# Putting read data into a combined file based on certain attributes

I have a pretty big method where I read data from files and then put them into a combined file in a specific format based on an ID, first and end timestamp.

I already refactored some of my code to reduce the code complexity of my method, but it's still over 11 right now. So I was wondering if I should leave the method as is or try to find other ways to make it less complex.

This code will run on hardware which is designed by the company I work for so it's important to be as efficient with memory usage as possible.

Can you have a look at the code and help me out with reducing the code complexity by extracting pieces of code and putting them into separate methods?

protected File getSensorData(String sensorId, long first, long end) throws IOException, NumberFormatException {
/*
* This method gets data collected from files named after timestamps in seconds
*/
String[] idArray = new String[0];
String[] valArray = new String[0];
long timestamp = 0;
File formatFile = File.createTempFile("temp", "bufferedsensordata");
PrintWriter formatPWriter = getFilePrintWriter(formatFile);

// This sorts numerical instead of alphabetical
File[] fileArray = sortFiles(file.listFiles());

for(File f : fileArray) {
long longTimestamp = getFileTimestamp(f); // Converts filename into timestamp
if(longTimestamp >= first && longTimestamp <= end) {
String line;
while(null != (line = br.readLine())) {
StringTokenizer tokens = new StringTokenizer(line, ";");
String timestampString = tokens.nextToken();
String id = tokens.nextToken();
String val = tokens.nextToken();
boolean foundId = false;
int index = 0;

if(id.startsWith(sensorId) && (Long.parseLong(timestampString) >= first && Long.parseLong(timestampString) <= end)) {
// id should be used and timestamp falls between the requested range
if(!Arrays.asList(idArray).contains(id)) {
idArray = growArray(idArray); // Increases the array size by 1 to make room for missing id
valArray = growArray(valArray);
} else {
foundId = true;
index = getIdIndex(idArray, id); // Returns location of the id in the array
}

if(foundId) {
valArray[index] = val; // Puts value in valArray at same spot as id in idArray
} else {
idArray[idArray.length -1] = id; // Adds new id & val to end of both arrays
valArray[valArray.length -1] = val;
}

// Timestamps are based on seconds so data should only be written if more than a second has passed
// But data is recorded per millisecond so there can be multiple pieces of data per second
if(timestamp != Long.parseLong(timestampString)) {
if(timestamp != 0) {
String dataLine = String.valueOf(timestamp);
for(int i = 0; i < valArray.length; i++) {
dataLine = dataLine + ";" + valArray[i];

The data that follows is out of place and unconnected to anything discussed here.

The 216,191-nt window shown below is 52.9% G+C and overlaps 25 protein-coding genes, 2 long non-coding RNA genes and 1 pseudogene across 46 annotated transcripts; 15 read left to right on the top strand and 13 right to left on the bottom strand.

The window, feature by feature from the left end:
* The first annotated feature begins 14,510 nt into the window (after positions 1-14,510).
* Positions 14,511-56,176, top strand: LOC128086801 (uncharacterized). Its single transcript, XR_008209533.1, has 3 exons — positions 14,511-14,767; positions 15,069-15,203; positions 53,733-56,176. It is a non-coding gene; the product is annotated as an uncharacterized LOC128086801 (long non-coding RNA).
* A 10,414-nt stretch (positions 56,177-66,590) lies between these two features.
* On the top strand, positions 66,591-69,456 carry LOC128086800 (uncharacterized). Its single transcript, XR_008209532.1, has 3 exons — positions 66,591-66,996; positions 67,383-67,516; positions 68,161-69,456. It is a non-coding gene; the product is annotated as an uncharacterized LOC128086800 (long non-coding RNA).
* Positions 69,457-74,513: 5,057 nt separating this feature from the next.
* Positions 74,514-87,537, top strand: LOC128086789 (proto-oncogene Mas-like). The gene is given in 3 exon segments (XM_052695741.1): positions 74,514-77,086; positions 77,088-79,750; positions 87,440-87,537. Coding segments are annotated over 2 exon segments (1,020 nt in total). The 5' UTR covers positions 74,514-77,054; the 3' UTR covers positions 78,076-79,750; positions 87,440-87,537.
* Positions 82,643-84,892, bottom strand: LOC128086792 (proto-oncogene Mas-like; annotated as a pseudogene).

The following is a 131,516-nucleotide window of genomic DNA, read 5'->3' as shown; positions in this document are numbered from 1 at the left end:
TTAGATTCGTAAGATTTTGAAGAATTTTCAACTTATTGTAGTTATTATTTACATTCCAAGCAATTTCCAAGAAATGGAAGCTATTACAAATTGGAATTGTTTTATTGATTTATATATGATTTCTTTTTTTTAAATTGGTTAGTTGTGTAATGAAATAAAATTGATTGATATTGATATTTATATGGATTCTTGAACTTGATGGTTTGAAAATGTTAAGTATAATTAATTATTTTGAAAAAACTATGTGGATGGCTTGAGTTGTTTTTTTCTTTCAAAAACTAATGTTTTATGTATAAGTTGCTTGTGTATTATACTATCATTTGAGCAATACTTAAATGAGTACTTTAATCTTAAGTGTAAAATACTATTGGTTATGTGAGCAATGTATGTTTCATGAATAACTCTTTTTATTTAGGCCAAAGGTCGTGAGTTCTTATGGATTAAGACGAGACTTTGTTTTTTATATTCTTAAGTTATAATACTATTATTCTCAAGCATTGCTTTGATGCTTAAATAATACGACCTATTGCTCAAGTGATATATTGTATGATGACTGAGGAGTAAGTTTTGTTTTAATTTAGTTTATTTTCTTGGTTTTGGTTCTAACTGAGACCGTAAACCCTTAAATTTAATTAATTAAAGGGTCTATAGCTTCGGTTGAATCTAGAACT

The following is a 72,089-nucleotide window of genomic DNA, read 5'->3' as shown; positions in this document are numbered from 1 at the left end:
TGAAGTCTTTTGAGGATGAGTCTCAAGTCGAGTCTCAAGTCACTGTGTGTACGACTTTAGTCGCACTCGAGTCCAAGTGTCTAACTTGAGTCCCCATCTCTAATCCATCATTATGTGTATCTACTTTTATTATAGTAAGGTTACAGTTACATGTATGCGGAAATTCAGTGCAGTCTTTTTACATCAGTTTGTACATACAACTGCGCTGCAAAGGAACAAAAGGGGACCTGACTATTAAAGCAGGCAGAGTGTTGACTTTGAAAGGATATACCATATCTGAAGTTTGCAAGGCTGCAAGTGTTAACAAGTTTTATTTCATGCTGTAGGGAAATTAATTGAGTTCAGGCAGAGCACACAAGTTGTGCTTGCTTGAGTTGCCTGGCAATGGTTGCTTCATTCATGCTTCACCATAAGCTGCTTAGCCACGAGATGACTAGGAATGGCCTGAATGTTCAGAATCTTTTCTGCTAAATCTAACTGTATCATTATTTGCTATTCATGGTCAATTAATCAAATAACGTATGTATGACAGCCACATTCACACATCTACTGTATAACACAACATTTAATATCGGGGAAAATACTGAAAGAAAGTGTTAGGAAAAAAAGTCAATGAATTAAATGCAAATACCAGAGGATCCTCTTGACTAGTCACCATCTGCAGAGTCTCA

valArray[i] = "";
}
formatPWriter.println(dataLine);
}

// Timestamp is update to the next second
timestamp = Long.parseLong(timestampString);
}
}
}
}
}

File finalFile = newFinalFile();
PrintWriter finalPWriter = getFilePrintWriter(finalFile);
// Write idArray as first line (header)
// Write valArray as the rest of the file (body)
writeContent(formatFile, finalPWriter);

formatFile.delete();

return finalFile;
}

• Is there a reason why you use arrays instead of lists? – mheinzerling Jul 4 '13 at 8:29
• Are this you usual comments or did you add them for the question only? – mheinzerling Jul 4 '13 at 8:31
• @mnhg I added them for the question only and I'm using arrays because they told me to use arrays, I think because they wanted to keep the memory usage to a minimum, not quite sure to be honest. – JREN Jul 4 '13 at 8:34
• Who is "they" and are there really memory constrains (embedded environment?) Usually I recommend to optimize readability/maintainability over abstract memory/performance goals. – mheinzerling Jul 4 '13 at 8:38
• You are right, but this is an important detail we need to know while reviewing the code. That's why I ask. – mheinzerling Jul 4 '13 at 8:43

I have to scroll to read it all, so without looking at the code: Yes, split it.

And now with looking at the code: I would try to extract the content of your for loop and give the method a nice name.

Afterward you can check how to split this method.

Maybe you want to have a look at one-thing-extract-till-you-drop (also check the comments)

• Thanks for that link, I'll check it out. Definitely looks interesting. – JREN Jul 4 '13 at 8:41
• +1 for the link. The "A-Ha" here is that software principles are fractal; certainly single responsibility principle (SRP) applies at the method level. And note that applying any principle inherently brings other guidelines into play. In this case encapsulate complexity, appropriate abstraction, modular construction, readability, understandability. – radarbob Jul 4 '13 at 17:39